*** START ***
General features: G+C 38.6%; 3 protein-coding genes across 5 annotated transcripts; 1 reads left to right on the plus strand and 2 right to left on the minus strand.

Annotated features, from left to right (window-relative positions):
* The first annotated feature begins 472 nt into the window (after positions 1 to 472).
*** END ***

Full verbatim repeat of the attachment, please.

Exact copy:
General features: G+C 38.6%; 3 protein-coding genes across 5 annotated transcripts; 1 reads left to right on the plus strand and 2 right to left on the minus strand.

Annotated features, from left to right (window-relative positions):
* The first annotated feature begins 472 nt into the window (after positions 1 to 472).